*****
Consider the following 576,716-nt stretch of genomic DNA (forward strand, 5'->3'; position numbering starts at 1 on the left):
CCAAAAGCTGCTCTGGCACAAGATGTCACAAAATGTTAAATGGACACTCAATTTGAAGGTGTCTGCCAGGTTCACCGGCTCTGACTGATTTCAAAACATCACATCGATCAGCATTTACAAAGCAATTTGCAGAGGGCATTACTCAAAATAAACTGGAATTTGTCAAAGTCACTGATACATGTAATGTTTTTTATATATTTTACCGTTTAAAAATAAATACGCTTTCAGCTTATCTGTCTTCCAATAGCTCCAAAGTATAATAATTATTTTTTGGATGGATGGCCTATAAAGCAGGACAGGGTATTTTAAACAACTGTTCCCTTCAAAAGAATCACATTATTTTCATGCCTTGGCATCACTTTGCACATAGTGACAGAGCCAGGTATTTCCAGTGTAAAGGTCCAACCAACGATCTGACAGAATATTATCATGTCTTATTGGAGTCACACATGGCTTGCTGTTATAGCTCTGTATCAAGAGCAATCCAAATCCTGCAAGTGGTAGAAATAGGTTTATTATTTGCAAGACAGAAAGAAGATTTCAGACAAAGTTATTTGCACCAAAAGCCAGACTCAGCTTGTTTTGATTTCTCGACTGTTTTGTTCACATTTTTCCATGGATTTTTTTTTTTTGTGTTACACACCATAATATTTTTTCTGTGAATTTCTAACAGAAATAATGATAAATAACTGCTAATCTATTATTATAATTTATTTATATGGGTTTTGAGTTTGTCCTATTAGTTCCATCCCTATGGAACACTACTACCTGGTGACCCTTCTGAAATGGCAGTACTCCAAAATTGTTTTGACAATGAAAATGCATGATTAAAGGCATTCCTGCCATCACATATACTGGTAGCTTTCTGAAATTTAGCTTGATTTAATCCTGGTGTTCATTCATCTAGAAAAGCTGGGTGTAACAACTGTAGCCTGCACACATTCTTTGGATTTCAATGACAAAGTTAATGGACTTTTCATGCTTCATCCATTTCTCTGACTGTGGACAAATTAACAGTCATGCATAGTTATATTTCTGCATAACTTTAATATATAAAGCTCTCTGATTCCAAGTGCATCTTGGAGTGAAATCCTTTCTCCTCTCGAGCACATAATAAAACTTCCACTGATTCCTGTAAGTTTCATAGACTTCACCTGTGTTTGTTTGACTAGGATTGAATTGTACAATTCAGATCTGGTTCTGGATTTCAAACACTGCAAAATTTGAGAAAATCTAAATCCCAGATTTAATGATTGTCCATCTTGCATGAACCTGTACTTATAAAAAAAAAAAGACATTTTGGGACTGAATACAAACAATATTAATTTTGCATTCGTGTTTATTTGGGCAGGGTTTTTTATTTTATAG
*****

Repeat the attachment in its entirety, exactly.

Consider the following 576,716-nt stretch of genomic DNA (forward strand, 5'->3'; position numbering starts at 1 on the left):
CCAAAAGCTGCTCTGGCACAAGATGTCACAAAATGTTAAATGGACACTCAATTTGAAGGTGTCTGCCAGGTTCACCGGCTCTGACTGATTTCAAAACATCACATCGATCAGCATTTACAAAGCAATTTGCAGAGGGCATTACTCAAAATAAACTGGAATTTGTCAAAGTCACTGATACATGTAATGTTTTTTATATATTTTACCGTTTAAAAATAAATACGCTTTCAGCTTATCTGTCTTCCAATAGCTCCAAAGTATAATAATTATTTTTTGGATGGATGGCCTATAAAGCAGGACAGGGTATTTTAAACAACTGTTCCCTTCAAAAGAATCACATTATTTTCATGCCTTGGCATCACTTTGCACATAGTGACAGAGCCAGGTATTTCCAGTGTAAAGGTCCAACCAACGATCTGACAGAATATTATCATGTCTTATTGGAGTCACACATGGCTTGCTGTTATAGCTCTGTATCAAGAGCAATCCAAATCCTGCAAGTGGTAGAAATAGGTTTATTATTTGCAAGACAGAAAGAAGATTTCAGACAAAGTTATTTGCACCAAAAGCCAGACTCAGCTTGTTTTGATTTCTCGACTGTTTTGTTCACATTTTTCCATGGATTTTTTTTTTTTGTGTTACACACCATAATATTTTTTCTGTGAATTTCTAACAGAAATAATGATAAATAACTGCTAATCTATTATTATAATTTATTTATATGGGTTTTGAGTTTGTCCTATTAGTTCCATCCCTATGGAACACTACTACCTGGTGACCCTTCTGAAATGGCAGTACTCCAAAATTGTTTTGACAATGAAAATGCATGATTAAAGGCATTCCTGCCATCACATATACTGGTAGCTTTCTGAAATTTAGCTTGATTTAATCCTGGTGTTCATTCATCTAGAAAAGCTGGGTGTAACAACTGTAGCCTGCACACATTCTTTGGATTTCAATGACAAAGTTAATGGACTTTTCATGCTTCATCCATTTCTCTGACTGTGGACAAATTAACAGTCATGCATAGTTATATTTCTGCATAACTTTAATATATAAAGCTCTCTGATTCCAAGTGCATCTTGGAGTGAAATCCTTTCTCCTCTCGAGCACATAATAAAACTTCCACTGATTCCTGTAAGTTTCATAGACTTCACCTGTGTTTGTTTGACTAGGATTGAATTGTACAATTCAGATCTGGTTCTGGATTTCAAACACTGCAAAATTTGAGAAAATCTAAATCCCAGATTTAATGATTGTCCATCTTGCATGAACCTGTACTTATAAAAAAAAAAAGACATTTTGGGACTGAATACAAACAATATTAATTTTGCATTCGTGTTTATTTGGGCAGGGTTTTTTATTTTATAG